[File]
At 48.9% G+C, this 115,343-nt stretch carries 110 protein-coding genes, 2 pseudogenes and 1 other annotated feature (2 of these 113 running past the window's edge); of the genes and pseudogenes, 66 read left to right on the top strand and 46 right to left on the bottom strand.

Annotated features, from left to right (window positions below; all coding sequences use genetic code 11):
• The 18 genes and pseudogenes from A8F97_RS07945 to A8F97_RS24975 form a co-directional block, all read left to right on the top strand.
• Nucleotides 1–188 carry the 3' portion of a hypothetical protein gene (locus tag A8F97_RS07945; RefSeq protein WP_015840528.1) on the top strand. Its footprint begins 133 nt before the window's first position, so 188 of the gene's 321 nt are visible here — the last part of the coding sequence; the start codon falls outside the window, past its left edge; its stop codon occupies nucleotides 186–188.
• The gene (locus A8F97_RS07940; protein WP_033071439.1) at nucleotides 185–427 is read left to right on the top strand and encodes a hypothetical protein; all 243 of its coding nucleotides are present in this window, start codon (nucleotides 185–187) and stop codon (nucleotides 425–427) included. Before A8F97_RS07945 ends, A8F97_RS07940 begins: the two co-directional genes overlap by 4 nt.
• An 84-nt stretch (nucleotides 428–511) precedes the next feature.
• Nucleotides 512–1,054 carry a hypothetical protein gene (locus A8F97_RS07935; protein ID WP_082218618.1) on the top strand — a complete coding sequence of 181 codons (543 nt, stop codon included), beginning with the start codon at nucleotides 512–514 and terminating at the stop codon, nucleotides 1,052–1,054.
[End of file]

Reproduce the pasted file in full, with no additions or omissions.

At 48.9% G+C, this 115,343-nt stretch carries 110 protein-coding genes, 2 pseudogenes and 1 other annotated feature (2 of these 113 running past the window's edge); of the genes and pseudogenes, 66 read left to right on the top strand and 46 right to left on the bottom strand.

Annotated features, from left to right (window positions below; all coding sequences use genetic code 11):
• The 18 genes and pseudogenes from A8F97_RS07945 to A8F97_RS24975 form a co-directional block, all read left to right on the top strand.
• Nucleotides 1–188 carry the 3' portion of a hypothetical protein gene (locus tag A8F97_RS07945; RefSeq protein WP_015840528.1) on the top strand. Its footprint begins 133 nt before the window's first position, so 188 of the gene's 321 nt are visible here — the last part of the coding sequence; the start codon falls outside the window, past its left edge; its stop codon occupies nucleotides 186–188.
• The gene (locus A8F97_RS07940; protein WP_033071439.1) at nucleotides 185–427 is read left to right on the top strand and encodes a hypothetical protein; all 243 of its coding nucleotides are present in this window, start codon (nucleotides 185–187) and stop codon (nucleotides 425–427) included. Before A8F97_RS07945 ends, A8F97_RS07940 begins: the two co-directional genes overlap by 4 nt.
• An 84-nt stretch (nucleotides 428–511) precedes the next feature.
• Nucleotides 512–1,054 carry a hypothetical protein gene (locus A8F97_RS07935; protein ID WP_082218618.1) on the top strand — a complete coding sequence of 181 codons (543 nt, stop codon included), beginning with the start codon at nucleotides 512–514 and terminating at the stop codon, nucleotides 1,052–1,054.